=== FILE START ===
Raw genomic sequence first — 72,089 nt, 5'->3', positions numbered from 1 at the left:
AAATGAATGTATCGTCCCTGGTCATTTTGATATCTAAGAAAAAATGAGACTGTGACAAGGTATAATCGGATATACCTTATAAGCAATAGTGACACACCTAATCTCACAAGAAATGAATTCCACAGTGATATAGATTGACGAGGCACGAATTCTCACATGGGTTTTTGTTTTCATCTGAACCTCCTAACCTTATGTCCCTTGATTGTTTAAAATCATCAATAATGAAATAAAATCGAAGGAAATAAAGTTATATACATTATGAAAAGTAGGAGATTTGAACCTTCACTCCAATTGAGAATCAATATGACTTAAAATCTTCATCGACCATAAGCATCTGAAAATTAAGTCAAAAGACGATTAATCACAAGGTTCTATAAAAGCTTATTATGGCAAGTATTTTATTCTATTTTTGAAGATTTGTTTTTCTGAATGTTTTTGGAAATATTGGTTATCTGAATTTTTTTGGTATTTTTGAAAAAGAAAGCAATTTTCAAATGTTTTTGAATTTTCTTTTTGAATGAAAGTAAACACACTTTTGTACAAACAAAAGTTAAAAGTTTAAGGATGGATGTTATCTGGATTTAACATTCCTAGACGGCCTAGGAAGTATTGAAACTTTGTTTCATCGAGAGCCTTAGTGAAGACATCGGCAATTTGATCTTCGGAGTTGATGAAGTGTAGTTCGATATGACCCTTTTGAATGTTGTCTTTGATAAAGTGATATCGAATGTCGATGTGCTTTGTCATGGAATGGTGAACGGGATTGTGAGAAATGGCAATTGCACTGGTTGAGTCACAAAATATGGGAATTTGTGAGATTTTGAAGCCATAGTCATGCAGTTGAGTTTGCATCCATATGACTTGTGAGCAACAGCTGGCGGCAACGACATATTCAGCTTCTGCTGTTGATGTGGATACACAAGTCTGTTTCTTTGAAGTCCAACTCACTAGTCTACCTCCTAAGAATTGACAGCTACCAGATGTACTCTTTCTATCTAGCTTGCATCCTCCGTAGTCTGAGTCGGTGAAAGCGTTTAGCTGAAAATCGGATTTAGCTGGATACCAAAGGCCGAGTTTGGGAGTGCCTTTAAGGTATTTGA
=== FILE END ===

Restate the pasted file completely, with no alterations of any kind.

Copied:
Raw genomic sequence first — 72,089 nt, 5'->3', positions numbered from 1 at the left:
AAATGAATGTATCGTCCCTGGTCATTTTGATATCTAAGAAAAAATGAGACTGTGACAAGGTATAATCGGATATACCTTATAAGCAATAGTGACACACCTAATCTCACAAGAAATGAATTCCACAGTGATATAGATTGACGAGGCACGAATTCTCACATGGGTTTTTGTTTTCATCTGAACCTCCTAACCTTATGTCCCTTGATTGTTTAAAATCATCAATAATGAAATAAAATCGAAGGAAATAAAGTTATATACATTATGAAAAGTAGGAGATTTGAACCTTCACTCCAATTGAGAATCAATATGACTTAAAATCTTCATCGACCATAAGCATCTGAAAATTAAGTCAAAAGACGATTAATCACAAGGTTCTATAAAAGCTTATTATGGCAAGTATTTTATTCTATTTTTGAAGATTTGTTTTTCTGAATGTTTTTGGAAATATTGGTTATCTGAATTTTTTTGGTATTTTTGAAAAAGAAAGCAATTTTCAAATGTTTTTGAATTTTCTTTTTGAATGAAAGTAAACACACTTTTGTACAAACAAAAGTTAAAAGTTTAAGGATGGATGTTATCTGGATTTAACATTCCTAGACGGCCTAGGAAGTATTGAAACTTTGTTTCATCGAGAGCCTTAGTGAAGACATCGGCAATTTGATCTTCGGAGTTGATGAAGTGTAGTTCGATATGACCCTTTTGAATGTTGTCTTTGATAAAGTGATATCGAATGTCGATGTGCTTTGTCATGGAATGGTGAACGGGATTGTGAGAAATGGCAATTGCACTGGTTGAGTCACAAAATATGGGAATTTGTGAGATTTTGAAGCCATAGTCATGCAGTTGAGTTTGCATCCATATGACTTGTGAGCAACAGCTGGCGGCAACGACATATTCAGCTTCTGCTGTTGATGTGGATACACAAGTCTGTTTCTTTGAAGTCCAACTCACTAGTCTACCTCCTAAGAATTGACAGCTACCAGATGTACTCTTTCTATCTAGCTTGCATCCTCCGTAGTCTGAGTCGGTGAAAGCGTTTAGCTGAAAATCGGATTTAGCTGGATACCAAAGGCCGAGTTTGGGAGTGCCTTTAAGGTATTTGA